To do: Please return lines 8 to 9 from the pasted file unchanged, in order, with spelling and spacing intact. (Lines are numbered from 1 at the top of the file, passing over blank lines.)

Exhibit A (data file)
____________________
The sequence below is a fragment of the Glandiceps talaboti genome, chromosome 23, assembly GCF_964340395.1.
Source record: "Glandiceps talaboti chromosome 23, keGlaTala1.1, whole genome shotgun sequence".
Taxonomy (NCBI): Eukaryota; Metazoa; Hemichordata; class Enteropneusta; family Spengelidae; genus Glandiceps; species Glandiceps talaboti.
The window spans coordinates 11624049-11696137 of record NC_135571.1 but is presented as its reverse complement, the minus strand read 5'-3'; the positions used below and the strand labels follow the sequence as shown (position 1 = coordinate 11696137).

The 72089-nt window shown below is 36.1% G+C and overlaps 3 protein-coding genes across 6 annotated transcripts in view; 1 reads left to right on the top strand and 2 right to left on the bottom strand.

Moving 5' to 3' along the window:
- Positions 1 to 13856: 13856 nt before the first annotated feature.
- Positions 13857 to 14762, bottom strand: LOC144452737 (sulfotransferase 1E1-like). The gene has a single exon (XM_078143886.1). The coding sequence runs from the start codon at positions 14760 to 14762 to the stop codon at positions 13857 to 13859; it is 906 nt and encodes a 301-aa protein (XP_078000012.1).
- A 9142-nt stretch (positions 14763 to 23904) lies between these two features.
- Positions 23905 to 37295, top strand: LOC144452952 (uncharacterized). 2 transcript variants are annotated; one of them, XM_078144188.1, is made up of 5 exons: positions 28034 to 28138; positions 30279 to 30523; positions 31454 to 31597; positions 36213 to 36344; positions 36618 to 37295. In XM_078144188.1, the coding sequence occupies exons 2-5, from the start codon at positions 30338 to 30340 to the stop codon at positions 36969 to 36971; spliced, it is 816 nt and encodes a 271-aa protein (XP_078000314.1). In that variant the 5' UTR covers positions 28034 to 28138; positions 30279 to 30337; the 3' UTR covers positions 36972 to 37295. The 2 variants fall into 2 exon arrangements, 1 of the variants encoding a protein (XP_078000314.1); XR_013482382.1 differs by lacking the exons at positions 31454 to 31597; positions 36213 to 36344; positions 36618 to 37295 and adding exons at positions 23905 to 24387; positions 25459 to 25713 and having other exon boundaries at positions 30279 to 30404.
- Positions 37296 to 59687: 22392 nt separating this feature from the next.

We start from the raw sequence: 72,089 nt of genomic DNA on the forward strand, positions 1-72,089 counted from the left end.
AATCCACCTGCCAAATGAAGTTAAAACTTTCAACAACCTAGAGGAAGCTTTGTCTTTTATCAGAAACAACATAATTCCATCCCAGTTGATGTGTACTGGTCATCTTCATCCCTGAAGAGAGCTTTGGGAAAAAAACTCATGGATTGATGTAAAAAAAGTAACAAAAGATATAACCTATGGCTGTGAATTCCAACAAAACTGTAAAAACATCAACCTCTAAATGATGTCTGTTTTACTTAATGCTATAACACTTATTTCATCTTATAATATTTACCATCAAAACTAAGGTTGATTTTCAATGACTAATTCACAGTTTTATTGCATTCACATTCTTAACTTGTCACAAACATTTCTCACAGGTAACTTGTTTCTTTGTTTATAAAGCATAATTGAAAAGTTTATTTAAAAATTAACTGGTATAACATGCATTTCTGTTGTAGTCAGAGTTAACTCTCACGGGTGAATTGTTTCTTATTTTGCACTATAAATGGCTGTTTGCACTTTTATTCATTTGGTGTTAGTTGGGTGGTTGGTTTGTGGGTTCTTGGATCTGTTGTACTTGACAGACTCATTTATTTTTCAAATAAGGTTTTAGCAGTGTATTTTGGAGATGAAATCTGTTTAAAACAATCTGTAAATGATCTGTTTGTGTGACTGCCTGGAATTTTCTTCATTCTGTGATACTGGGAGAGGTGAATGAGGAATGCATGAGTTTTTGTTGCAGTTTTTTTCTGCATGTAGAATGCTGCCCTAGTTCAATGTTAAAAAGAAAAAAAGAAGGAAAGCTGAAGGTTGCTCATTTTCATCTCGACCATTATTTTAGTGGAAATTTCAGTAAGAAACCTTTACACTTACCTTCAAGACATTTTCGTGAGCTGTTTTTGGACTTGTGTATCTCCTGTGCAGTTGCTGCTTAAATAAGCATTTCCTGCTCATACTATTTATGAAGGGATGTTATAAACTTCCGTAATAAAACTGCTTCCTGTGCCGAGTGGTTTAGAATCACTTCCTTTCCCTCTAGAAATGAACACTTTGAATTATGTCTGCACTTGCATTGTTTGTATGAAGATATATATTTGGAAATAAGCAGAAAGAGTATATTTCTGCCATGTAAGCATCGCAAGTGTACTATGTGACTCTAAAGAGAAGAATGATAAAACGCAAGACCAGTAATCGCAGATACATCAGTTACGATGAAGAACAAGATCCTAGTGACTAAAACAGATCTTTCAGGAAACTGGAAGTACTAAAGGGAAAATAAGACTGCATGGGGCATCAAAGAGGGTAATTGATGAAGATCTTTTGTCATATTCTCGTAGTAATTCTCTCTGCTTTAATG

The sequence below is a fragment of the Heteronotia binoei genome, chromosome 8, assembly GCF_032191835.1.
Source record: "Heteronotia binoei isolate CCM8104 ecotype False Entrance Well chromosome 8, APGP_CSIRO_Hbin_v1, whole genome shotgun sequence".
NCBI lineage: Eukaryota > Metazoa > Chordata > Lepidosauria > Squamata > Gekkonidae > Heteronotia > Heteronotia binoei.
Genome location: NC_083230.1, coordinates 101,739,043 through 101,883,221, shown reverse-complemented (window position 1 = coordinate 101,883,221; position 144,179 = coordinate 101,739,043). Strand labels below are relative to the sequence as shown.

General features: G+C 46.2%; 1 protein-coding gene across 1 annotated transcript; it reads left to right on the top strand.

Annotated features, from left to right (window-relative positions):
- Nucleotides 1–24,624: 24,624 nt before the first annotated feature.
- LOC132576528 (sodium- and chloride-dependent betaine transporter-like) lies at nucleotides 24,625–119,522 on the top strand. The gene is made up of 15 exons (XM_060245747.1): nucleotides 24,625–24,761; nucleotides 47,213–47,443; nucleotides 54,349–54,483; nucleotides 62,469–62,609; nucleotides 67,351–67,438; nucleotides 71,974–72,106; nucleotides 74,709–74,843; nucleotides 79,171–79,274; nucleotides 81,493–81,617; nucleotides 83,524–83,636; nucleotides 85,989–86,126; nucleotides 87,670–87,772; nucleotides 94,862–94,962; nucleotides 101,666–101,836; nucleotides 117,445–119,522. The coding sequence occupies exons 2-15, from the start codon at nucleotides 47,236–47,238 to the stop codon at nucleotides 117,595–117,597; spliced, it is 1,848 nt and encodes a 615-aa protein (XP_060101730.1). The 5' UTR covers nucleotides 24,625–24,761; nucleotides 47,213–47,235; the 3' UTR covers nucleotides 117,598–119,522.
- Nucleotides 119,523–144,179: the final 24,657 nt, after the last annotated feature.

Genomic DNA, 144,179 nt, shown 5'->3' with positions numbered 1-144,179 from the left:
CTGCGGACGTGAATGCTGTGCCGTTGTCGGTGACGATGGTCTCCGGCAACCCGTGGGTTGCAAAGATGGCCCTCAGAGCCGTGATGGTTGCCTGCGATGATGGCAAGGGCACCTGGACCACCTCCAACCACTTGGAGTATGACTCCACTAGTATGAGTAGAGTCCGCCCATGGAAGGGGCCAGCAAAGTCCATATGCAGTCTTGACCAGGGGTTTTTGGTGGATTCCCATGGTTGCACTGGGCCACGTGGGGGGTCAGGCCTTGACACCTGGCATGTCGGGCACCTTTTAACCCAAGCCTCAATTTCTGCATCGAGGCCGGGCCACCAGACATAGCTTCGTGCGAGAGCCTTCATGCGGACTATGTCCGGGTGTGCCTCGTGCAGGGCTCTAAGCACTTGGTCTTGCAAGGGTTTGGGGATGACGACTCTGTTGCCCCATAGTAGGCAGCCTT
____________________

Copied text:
- Positions 13857 to 14762, bottom strand: LOC144452737 (sulfotransferase 1E1-like). The gene has a single exon (XM_078143886.1). The coding sequence runs from the start codon at positions 14760 to 14762 to the stop codon at positions 13857 to 13859; it is 906 nt and encodes a 301-aa protein (XP_078000012.1).
- A 9142-nt stretch (positions 14763 to 23904) lies between these two features.